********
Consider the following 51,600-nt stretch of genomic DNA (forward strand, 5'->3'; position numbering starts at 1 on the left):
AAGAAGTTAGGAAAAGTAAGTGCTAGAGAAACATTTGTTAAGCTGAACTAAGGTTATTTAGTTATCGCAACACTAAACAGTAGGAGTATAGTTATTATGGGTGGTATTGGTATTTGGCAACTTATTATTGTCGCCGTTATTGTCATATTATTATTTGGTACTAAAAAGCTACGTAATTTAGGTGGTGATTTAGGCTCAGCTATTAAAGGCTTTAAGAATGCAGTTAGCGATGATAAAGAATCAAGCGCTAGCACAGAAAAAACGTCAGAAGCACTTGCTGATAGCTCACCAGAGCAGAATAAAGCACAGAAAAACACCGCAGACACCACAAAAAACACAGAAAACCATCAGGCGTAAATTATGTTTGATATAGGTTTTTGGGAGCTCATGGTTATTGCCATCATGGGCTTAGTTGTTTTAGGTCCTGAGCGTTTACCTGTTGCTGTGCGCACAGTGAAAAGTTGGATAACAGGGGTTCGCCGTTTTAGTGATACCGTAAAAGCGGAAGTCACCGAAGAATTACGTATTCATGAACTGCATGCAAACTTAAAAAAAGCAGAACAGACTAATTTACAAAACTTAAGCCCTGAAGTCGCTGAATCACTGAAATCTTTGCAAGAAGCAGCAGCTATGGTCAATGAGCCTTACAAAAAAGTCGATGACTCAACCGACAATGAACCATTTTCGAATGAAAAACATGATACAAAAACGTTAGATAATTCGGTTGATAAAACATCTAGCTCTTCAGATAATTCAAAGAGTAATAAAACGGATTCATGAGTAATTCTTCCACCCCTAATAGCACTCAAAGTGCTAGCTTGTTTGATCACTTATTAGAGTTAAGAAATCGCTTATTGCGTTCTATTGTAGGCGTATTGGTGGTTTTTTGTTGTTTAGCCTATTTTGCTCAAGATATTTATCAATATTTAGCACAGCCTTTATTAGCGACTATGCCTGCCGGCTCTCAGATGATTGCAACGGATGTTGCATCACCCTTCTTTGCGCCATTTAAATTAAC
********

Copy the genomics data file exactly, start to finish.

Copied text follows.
Consider the following 51,600-nt stretch of genomic DNA (forward strand, 5'->3'; position numbering starts at 1 on the left):
AAGAAGTTAGGAAAAGTAAGTGCTAGAGAAACATTTGTTAAGCTGAACTAAGGTTATTTAGTTATCGCAACACTAAACAGTAGGAGTATAGTTATTATGGGTGGTATTGGTATTTGGCAACTTATTATTGTCGCCGTTATTGTCATATTATTATTTGGTACTAAAAAGCTACGTAATTTAGGTGGTGATTTAGGCTCAGCTATTAAAGGCTTTAAGAATGCAGTTAGCGATGATAAAGAATCAAGCGCTAGCACAGAAAAAACGTCAGAAGCACTTGCTGATAGCTCACCAGAGCAGAATAAAGCACAGAAAAACACCGCAGACACCACAAAAAACACAGAAAACCATCAGGCGTAAATTATGTTTGATATAGGTTTTTGGGAGCTCATGGTTATTGCCATCATGGGCTTAGTTGTTTTAGGTCCTGAGCGTTTACCTGTTGCTGTGCGCACAGTGAAAAGTTGGATAACAGGGGTTCGCCGTTTTAGTGATACCGTAAAAGCGGAAGTCACCGAAGAATTACGTATTCATGAACTGCATGCAAACTTAAAAAAAGCAGAACAGACTAATTTACAAAACTTAAGCCCTGAAGTCGCTGAATCACTGAAATCTTTGCAAGAAGCAGCAGCTATGGTCAATGAGCCTTACAAAAAAGTCGATGACTCAACCGACAATGAACCATTTTCGAATGAAAAACATGATACAAAAACGTTAGATAATTCGGTTGATAAAACATCTAGCTCTTCAGATAATTCAAAGAGTAATAAAACGGATTCATGAGTAATTCTTCCACCCCTAATAGCACTCAAAGTGCTAGCTTGTTTGATCACTTATTAGAGTTAAGAAATCGCTTATTGCGTTCTATTGTAGGCGTATTGGTGGTTTTTTGTTGTTTAGCCTATTTTGCTCAAGATATTTATCAATATTTAGCACAGCCTTTATTAGCGACTATGCCTGCCGGCTCTCAGATGATTGCAACGGATGTTGCATCACCCTTCTTTGCGCCATTTAAATTAAC